Freddie Settles Investor Lawsuits

By Kathleen Day and Annys Shin
Washington Post Staff Writers
Friday, April 21, 2006

Mortgage finance giant Freddie Mac said yesterday that it has agreed to pay $410 million to settle outstanding shareholder lawsuits against the company and former officials stemming from accounting errors that forced it to restate earnings by $5 billion from 2000 to 2002.

The shareholder settlement, which must be ratified by a federal judge, means the company has cleared another hurdle in its effort to put the accounting scandal behind it. McLean-based Freddie Mac remains under investigation by the Securities and Exchange Commission. And it continues to work toward making its financial statements current so it can file them with the SEC, as other publicly traded companies do.

The Justice Department also opened an inquiry into Freddie Mac when the company announced the accounting mistakes, but sources familiar with that probe say it has not been active.

The $410 million is not as large as some other shareholder settlements in recent years. Enron Corp. shareholders won $7.2 billion, for example, much of it coming from third parties such as investment banks that aided Enron in the activities the suits alleged were fraudulent. WorldCom Inc.'s shareholders won $6.2 billion, and AOL Time Warner's won $2.5 billon, according to figures from Cornerstone Research, a securities litigation consulting firm.

The settlement follows Freddie Mac's agreement Tuesday to pay a record $3.8 million fine to the Federal Election Commission to settle civil charges that the firm and former executives broke the law by using company resources to raise $1.7 million for political fundraisers, many of them involving House Financial Services Committee Chairman Michael G. Oxley (R-Ohio).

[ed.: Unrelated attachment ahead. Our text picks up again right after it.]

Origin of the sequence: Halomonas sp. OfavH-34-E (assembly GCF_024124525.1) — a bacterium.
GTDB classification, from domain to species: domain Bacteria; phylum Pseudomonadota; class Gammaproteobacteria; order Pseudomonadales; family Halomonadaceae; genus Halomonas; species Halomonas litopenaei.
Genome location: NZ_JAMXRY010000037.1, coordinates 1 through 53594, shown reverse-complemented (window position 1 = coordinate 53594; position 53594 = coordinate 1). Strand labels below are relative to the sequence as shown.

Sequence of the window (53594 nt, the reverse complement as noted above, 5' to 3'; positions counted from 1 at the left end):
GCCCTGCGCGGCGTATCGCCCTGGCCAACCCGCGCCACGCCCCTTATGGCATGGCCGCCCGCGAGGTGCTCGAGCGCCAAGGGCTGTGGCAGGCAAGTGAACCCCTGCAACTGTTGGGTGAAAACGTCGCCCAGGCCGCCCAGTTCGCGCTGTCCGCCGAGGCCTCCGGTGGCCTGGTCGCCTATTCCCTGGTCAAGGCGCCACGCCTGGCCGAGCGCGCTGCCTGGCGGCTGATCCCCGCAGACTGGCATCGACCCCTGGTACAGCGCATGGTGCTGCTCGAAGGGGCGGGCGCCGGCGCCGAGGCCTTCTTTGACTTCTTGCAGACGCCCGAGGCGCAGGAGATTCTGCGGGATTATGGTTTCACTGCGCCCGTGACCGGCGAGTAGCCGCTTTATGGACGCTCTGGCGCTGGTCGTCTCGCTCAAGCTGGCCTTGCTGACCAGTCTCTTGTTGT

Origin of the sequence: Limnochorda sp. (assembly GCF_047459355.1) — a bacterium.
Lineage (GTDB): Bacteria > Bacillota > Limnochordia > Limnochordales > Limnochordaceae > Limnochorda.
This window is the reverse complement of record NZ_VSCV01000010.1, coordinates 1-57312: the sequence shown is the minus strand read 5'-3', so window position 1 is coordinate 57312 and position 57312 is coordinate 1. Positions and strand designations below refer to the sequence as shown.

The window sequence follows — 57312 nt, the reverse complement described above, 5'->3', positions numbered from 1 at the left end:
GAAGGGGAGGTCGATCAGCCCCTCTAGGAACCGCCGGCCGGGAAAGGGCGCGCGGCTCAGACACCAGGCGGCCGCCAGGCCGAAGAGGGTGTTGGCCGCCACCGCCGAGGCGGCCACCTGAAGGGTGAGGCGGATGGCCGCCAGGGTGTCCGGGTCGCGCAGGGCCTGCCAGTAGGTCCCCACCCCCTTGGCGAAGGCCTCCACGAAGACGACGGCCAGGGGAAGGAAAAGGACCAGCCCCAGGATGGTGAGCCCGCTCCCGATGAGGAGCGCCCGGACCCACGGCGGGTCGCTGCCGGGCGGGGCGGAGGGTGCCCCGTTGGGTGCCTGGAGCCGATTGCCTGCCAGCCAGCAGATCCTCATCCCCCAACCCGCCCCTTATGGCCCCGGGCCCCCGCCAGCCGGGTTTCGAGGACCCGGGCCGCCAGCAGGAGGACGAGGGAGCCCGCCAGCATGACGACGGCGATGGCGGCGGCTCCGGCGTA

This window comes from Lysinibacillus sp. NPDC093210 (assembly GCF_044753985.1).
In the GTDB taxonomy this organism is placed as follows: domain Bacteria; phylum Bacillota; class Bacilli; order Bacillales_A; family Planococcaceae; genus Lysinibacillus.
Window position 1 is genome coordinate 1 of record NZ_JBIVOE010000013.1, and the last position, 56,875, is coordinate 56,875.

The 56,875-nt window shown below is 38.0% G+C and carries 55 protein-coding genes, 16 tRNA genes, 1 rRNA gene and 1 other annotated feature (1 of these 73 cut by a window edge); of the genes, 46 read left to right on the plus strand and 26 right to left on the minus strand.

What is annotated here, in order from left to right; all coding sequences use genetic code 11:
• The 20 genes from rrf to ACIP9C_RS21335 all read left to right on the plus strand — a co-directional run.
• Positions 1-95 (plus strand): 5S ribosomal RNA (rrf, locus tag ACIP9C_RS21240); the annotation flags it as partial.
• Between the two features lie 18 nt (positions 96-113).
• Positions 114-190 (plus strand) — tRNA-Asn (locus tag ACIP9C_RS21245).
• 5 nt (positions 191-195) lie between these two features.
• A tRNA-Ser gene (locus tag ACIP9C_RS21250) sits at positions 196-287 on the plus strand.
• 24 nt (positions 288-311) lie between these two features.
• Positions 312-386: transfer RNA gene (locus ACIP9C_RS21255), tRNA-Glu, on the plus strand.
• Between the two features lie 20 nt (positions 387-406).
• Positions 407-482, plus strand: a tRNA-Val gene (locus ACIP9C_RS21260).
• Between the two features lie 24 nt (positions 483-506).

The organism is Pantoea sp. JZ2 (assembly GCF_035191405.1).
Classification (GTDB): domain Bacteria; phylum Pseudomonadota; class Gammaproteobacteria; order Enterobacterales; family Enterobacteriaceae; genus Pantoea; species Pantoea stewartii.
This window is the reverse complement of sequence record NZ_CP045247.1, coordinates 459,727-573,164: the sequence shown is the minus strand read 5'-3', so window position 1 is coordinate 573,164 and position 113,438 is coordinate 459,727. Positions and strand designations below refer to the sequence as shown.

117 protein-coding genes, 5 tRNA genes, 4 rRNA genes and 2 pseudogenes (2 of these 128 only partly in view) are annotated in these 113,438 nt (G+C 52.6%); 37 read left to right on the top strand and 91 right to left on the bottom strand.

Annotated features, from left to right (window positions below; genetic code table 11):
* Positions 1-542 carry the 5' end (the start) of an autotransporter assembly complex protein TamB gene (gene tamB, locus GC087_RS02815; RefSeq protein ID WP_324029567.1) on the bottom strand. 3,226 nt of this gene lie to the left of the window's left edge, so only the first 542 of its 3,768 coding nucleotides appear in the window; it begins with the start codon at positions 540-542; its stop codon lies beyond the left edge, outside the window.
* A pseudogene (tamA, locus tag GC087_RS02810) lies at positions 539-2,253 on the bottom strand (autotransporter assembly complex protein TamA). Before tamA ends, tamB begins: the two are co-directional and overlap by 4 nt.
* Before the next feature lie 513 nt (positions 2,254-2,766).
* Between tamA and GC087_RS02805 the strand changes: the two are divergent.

Richard F. Syron, Freddie Mac chairman and chief executive, said in a prepared statement that the agreement, "like the settlement announced earlier this week with the Federal Election Commission, enables this management team to resolve past issues so that we can focus squarely on meeting our important housing mission, running the business well and serving the needs of our customers."

Charged by Congress with keeping money flowing to the housing market, Freddie Mac buys mortgages from banks and other lenders and, after holding onto some loans for investment purposes, pools the rest into securities for sale to investors. The shareholder suits allege that the company's previous management manipulated earnings to create the impression of regular earnings growth that gave rise to its nickname "Steady Freddie." Steady earnings helped boost the company's stock price.

Ohio Attorney General Jim Petro, who represented the lead plaintiffs in the case, the Ohio Public Employees Retirement System and State Teachers Retirement System of Ohio, also praised the agreement. "We have sent an important message to companies who receive money from investors: We will protect our citizens' savings with tenacity," he said.

The agreement announced yesterday includes Freddie Mac, some former and current board members, and several top executives who were ousted in the wake of the scandal. In addition to former chief executive Leland C. Brendsel, the executives include Gregory J. Parseghian, who replaced Brendsel briefly before being forced to resign; former president and chief operating officer David Glenn; and former chief financial officer Vaughn Clarke. As part of the settlement, the company does not admit or deny any wrongdoing.

Lawyers for Brendsel and Glenn did not return telephone calls. Lawyers for Parseghian and Clarke declined to comment.

Freddie Mac said the shareholder payout will cut its 2005 earnings by $220 million, reducing its estimated profit for the year to $2.3 billion.

The company said it has current and accurate financial statements through the end of 2004 and plans to release full-year 2005 figures in May.

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